Saturday, April 22, 2006

Area Research Facility: Wilmette Family History Center

Nestled in a northern suburb of Chicago is a vital records treasure trove. The Family History Center (FHC) in Wilmette is located a short distance from the Edens expressway (I-94) at 2727 Lake Avenue near the intersection with Locust. The parking lot lies to the west of the building and is easy to miss at night. Don’t worry! Just turn right at Locust, right again at Orchard Lane, and a third right into their parking lot. This puts you right near the entrance of the FHC which is in the southwest corner of the building. Buzz the doorbell for entry.
Read More About the Wilmette FHC


Why make the trip? Cook County Vital records and lots of them. This is the oldest and largest of the Chicagoland Family History Centers. They’ve been actively collecting and holding Cook County films and fiche in their indefinite loan collection. Here’s a sampling:

DEATHS

Chicago Death Certificates 1878-1915. Nearly all of the 655 microfilm reels are on hand. The missing films are all between 1908 and 1915.

Chicago Death Certificates 1916-1945 and Chicago Death Certificates 1946-1947. 100% of films are on hand.

Coroner’s Death Records 1879-1904. All 27 reels are on hand.

County Death Certificates 1878-1909, 1914, 1906-1922 (outside Chicago). Nearly complete set.

Out of Town Deaths 1909-1915. They have 6 of the 11 total reels.

The two main indexes of death certificates are available online at the Illinois States Archives website. Visit http://www.cyberdriveillinois.com/departments/archives/databases.html and move down the page for the Illinois Statewide Death Index Pre-1916. This is an ongoing project so not all counties are covered for all years. A look at the county coverage page shows that Cook County is indexed from 1871-1915, which makes it as complete as it can be.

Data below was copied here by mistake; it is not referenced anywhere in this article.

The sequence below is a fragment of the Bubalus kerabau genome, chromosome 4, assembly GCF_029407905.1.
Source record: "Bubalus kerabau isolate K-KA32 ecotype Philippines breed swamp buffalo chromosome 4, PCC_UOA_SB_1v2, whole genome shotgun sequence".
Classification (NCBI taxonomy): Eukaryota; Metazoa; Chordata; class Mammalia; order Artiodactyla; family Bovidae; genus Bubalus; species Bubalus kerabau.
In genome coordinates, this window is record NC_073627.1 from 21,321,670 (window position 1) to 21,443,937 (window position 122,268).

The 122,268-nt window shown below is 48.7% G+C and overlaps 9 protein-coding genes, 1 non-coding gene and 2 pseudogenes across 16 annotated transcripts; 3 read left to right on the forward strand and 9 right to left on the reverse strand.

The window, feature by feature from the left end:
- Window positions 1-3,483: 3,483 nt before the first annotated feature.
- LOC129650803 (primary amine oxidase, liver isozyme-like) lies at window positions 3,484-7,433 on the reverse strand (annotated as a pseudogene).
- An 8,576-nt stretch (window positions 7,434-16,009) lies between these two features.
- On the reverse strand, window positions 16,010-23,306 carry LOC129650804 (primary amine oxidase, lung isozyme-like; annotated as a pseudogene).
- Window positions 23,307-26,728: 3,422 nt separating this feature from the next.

The second index is the Illinois Statewide Death Index 1916-1950. The FHC has the Chicago certificates up to 1947 on microfilm. Certificates from 1948-1950 have to be ordered from the Cook County Vital Records office.

This FHC has another index of death records of interest. The WPA created an index of deaths from 1871-1933. The source of the death information is widely believed to have been burial permits as there are many stillbirths (SB) and out-of-town deaths (OT) listed. This index includes the address of the place of death, so it’s a great way to find people with common names.

MARRIAGES

Marriage Licenses 1871-1920 with indexes up to 1916. They have nearly all the films covering 1871-1916 and some of the films 1916-1920. Be forewarned: many people never returned the certificate to the county after the wedding!

A partial index to marriage licenses is also online at the Illinois State Archives (above) as a part of the Illinois Statewide Marriage Index, 1763-1900. Cook County is complete from 1833-February 1899. Please keep in mind that most pre-1871 records were burned in the Great Chicago Fire of October 1871.

BIRTHS

The FHC has the microfiche Birth Index from 1871-1916. They also have a Delayed Birth Index on microfilm. Be sure to note whether the place is listed as Chicago or Cook County as the certificates are filmed separately for these two areas – though there has been some intermingling.